Despite reassuring words from the minister of transport last week, airlines have been told new regulations that come into effect Thursday are not expected to give them the power to exercise their own discretion and allow travellers to board planes to Canada if they were unable to get a negative COVID-19 test abroad, CBC News has learned.
The airline industry received briefings from government officials Tuesday about the draft regulations, according to airline industry sources who spoke on the condition of anonymity because the regulations are not finalized yet.
The sources said that in the days before the rules come into effect there is still a lack of clarity and details. But the airlines’ understanding is that the proposed rules would order airlines to turn away anyone who doesn’t have a negative COVID-19 test taken within either 72 or 96 hours of the flight, depending on the location, said the industry sources.
The only exception, the sources said, is if travellers are in locations on a government list where the polymerase chain reaction (PCR) test — the standard nose swab test for detecting active COVID-19 infections — is not widely available to travellers.
But so far, Canada’s consular services around the world are still determining the availability of the testing in different regions, said the sources.
As of Tuesday, only a few locations — Saint-Pierre and Miquelon, off the coast of Newfoundland, and Haiti — are expected to be exempt from the rules and do not require proof of a negative test, sources said the airlines were told.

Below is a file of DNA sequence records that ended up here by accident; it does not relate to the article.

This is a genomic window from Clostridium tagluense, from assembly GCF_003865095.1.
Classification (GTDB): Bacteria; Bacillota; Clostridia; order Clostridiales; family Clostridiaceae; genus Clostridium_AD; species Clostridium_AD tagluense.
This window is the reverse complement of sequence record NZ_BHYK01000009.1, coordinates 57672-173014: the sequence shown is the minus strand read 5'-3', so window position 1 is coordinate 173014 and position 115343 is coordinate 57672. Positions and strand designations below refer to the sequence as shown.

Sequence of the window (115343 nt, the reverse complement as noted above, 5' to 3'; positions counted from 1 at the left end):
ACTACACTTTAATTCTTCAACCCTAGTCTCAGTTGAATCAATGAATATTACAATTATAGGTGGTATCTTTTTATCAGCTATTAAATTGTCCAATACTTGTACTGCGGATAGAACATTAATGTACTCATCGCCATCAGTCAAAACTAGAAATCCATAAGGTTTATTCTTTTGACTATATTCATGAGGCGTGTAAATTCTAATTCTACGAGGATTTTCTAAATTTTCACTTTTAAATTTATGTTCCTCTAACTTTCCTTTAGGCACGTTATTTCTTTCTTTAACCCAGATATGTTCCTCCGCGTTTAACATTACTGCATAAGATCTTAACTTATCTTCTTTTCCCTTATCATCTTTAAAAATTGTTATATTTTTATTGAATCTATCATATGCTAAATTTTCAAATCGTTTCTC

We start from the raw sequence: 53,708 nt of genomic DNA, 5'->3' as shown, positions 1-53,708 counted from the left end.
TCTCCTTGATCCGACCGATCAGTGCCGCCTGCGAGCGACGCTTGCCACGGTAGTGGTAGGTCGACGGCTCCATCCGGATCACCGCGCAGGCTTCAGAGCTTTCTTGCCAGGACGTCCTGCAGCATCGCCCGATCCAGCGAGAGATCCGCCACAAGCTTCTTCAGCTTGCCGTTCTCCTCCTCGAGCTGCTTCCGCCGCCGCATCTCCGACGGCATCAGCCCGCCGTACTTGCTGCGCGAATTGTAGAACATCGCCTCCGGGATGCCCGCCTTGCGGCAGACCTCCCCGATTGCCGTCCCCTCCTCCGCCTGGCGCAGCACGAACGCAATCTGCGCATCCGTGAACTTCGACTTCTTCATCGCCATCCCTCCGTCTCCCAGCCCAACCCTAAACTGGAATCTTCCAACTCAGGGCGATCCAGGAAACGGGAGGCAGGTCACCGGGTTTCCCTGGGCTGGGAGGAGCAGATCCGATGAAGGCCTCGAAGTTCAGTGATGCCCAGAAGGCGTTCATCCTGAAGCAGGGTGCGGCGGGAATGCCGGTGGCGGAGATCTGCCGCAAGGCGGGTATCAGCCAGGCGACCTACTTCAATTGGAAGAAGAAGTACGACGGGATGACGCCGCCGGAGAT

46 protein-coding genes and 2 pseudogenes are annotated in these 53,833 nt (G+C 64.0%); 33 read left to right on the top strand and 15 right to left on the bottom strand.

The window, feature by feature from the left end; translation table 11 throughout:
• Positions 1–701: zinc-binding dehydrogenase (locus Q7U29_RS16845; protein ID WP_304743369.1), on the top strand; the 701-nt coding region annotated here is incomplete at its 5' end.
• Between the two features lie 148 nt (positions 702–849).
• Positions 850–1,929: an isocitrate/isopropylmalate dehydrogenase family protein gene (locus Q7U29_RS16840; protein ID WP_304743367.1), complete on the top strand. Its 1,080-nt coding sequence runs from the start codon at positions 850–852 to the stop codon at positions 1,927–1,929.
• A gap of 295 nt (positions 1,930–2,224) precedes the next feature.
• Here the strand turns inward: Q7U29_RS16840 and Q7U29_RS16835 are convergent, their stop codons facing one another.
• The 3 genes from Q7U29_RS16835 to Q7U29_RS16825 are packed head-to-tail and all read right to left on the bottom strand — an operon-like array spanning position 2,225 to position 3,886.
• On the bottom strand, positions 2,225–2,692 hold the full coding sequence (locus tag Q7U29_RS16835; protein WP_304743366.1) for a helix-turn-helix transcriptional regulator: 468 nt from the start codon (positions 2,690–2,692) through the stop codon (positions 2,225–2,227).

Airlines say rules could leave Canadians stranded abroad
The proposed rules are at odds with the impression Marc Garneau gave the public last week. The minister of transport told CBC News that if travellers can show they couldn’t obtain COVID-19 tests abroad, they can still board flights home — but they’ll need to quarantine in a federally regulated facility in Canada.
“If they haven’t got the test result and there are clinics available, they will have to reschedule their departure because they won’t be allowed on board,” he told CBC News on Dec. 31. “If, on the other hand, they can demonstrate … that there was no facility, then they can be admitted on board.”
But the industry sources said airlines don’t have that kind of wiggle room or discretionary authority built into the draft regulations, which go into effect Thursday.
In a letter obtained by CBC News, the heads of Canada’s major airlines wrote Garneau this week saying there is a “real risk that Canadians will now be stranded abroad.”
The ministers of transport, foreign affairs and public safety are expected to hold a news conference Wednesday afternoon about the pre-departure testing requirements.